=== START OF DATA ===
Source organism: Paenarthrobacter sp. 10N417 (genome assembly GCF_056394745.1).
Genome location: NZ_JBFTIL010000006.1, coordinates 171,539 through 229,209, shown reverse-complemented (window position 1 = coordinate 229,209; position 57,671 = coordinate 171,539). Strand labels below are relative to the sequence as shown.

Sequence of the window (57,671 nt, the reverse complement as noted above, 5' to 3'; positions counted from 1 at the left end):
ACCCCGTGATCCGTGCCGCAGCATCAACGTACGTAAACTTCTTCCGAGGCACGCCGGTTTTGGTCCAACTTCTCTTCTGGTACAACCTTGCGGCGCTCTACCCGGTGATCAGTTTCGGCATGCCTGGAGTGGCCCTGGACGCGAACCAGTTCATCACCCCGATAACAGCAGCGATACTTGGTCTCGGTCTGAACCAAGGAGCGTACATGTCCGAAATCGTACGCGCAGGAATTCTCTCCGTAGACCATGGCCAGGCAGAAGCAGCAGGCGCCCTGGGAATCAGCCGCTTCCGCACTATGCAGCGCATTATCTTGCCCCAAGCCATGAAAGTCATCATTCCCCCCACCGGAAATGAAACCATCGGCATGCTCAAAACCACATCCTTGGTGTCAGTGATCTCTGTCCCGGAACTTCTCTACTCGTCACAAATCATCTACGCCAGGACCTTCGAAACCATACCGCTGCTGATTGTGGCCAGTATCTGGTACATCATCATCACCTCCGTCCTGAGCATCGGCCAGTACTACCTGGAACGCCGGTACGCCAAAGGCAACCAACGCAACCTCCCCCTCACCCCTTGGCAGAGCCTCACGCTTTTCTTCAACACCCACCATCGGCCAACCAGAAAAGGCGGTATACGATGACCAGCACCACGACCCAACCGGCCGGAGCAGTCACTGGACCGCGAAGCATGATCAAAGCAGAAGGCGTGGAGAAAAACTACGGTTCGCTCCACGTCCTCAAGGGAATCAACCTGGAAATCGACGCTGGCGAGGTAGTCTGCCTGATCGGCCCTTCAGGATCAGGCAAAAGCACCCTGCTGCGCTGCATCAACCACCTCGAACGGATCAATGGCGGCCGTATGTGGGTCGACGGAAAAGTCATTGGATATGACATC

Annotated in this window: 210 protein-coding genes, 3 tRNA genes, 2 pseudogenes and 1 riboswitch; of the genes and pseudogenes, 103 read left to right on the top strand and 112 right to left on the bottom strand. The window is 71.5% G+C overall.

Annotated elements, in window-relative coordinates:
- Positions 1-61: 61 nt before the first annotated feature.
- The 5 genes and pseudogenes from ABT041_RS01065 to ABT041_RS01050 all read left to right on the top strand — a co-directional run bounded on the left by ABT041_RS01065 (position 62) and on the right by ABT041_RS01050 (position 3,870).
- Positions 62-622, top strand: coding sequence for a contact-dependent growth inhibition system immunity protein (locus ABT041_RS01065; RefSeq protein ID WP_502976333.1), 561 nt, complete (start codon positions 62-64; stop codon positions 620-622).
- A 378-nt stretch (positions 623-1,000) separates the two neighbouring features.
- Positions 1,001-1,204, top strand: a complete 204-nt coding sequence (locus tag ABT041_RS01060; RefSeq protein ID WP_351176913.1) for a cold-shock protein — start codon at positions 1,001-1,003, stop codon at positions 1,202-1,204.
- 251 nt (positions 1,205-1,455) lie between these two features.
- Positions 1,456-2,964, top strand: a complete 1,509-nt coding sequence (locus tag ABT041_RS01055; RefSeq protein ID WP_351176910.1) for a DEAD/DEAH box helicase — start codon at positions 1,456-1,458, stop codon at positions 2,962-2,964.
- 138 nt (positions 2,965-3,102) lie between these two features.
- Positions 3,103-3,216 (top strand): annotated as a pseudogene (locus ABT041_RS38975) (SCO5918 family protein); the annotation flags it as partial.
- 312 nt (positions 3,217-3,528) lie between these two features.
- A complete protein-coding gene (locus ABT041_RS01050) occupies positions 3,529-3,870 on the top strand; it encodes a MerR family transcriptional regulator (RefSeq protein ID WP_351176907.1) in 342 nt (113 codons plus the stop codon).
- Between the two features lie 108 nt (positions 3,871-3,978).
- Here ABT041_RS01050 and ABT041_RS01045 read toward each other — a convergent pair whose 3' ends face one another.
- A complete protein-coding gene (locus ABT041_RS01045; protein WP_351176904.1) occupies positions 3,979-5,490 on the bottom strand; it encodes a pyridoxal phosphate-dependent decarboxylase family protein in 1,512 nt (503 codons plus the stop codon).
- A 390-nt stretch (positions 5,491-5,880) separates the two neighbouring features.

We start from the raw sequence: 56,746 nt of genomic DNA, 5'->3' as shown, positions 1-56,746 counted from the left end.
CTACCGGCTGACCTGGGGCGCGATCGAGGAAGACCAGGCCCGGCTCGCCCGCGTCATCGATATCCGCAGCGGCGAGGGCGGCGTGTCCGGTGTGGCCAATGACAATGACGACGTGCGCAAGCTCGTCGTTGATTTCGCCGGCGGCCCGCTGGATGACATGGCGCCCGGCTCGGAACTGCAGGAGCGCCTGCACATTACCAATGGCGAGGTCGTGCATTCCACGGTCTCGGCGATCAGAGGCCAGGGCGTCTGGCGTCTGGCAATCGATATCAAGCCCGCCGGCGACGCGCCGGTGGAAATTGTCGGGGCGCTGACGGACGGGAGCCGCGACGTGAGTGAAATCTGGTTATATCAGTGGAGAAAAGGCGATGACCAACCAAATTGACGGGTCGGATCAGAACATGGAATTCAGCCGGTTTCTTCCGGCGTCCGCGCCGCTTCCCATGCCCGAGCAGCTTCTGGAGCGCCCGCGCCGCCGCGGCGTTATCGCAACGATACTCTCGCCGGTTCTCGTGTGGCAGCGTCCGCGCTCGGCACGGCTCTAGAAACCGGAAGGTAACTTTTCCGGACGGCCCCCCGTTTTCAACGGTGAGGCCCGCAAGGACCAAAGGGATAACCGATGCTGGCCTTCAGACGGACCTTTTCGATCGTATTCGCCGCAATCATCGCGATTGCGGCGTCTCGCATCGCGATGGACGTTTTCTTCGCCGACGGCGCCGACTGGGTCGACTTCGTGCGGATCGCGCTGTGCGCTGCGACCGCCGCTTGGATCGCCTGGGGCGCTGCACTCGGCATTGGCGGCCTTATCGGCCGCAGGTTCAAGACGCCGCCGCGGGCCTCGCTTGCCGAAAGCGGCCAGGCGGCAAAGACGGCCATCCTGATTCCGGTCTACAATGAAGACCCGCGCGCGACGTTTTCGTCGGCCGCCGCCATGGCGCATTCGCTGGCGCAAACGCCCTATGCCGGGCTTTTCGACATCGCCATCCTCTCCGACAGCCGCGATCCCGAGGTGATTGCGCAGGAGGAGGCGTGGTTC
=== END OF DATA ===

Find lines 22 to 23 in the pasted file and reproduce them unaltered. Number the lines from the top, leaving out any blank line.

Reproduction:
We start from the raw sequence: 56,746 nt of genomic DNA, 5'->3' as shown, positions 1-56,746 counted from the left end.
CTACCGGCTGACCTGGGGCGCGATCGAGGAAGACCAGGCCCGGCTCGCCCGCGTCATCGATATCCGCAGCGGCGAGGGCGGCGTGTCCGGTGTGGCCAATGACAATGACGACGTGCGCAAGCTCGTCGTTGATTTCGCCGGCGGCCCGCTGGATGACATGGCGCCCGGCTCGGAACTGCAGGAGCGCCTGCACATTACCAATGGCGAGGTCGTGCATTCCACGGTCTCGGCGATCAGAGGCCAGGGCGTCTGGCGTCTGGCAATCGATATCAAGCCCGCCGGCGACGCGCCGGTGGAAATTGTCGGGGCGCTGACGGACGGGAGCCGCGACGTGAGTGAAATCTGGTTATATCAGTGGAGAAAAGGCGATGACCAACCAAATTGACGGGTCGGATCAGAACATGGAATTCAGCCGGTTTCTTCCGGCGTCCGCGCCGCTTCCCATGCCCGAGCAGCTTCTGGAGCGCCCGCGCCGCCGCGGCGTTATCGCAACGATACTCTCGCCGGTTCTCGTGTGGCAGCGTCCGCGCTCGGCACGGCTCTAGAAACCGGAAGGTAACTTTTCCGGACGGCCCCCCGTTTTCAACGGTGAGGCCCGCAAGGACCAAAGGGATAACCGATGCTGGCCTTCAGACGGACCTTTTCGATCGTATTCGCCGCAATCATCGCGATTGCGGCGTCTCGCATCGCGATGGACGTTTTCTTCGCCGACGGCGCCGACTGGGTCGACTTCGTGCGGATCGCGCTGTGCGCTGCGACCGCCGCTTGGATCGCCTGGGGCGCTGCACTCGGCATTGGCGGCCTTATCGGCCGCAGGTTCAAGACGCCGCCGCGGGCCTCGCTTGCCGAAAGCGGCCAGGCGGCAAAGACGGCCATCCTGATTCCGGTCTACAATGAAGACCCGCGCGCGACGTTTTCGTCGGCCGCCGCCATGGCGCATTCGCTGGCGCAAACGCCCTATGCCGGGCTTTTCGACATCGCCATCCTCTCCGACAGCCGCGATCCCGAGGTGATTGCGCAGGAGGAGGCGTGGTTC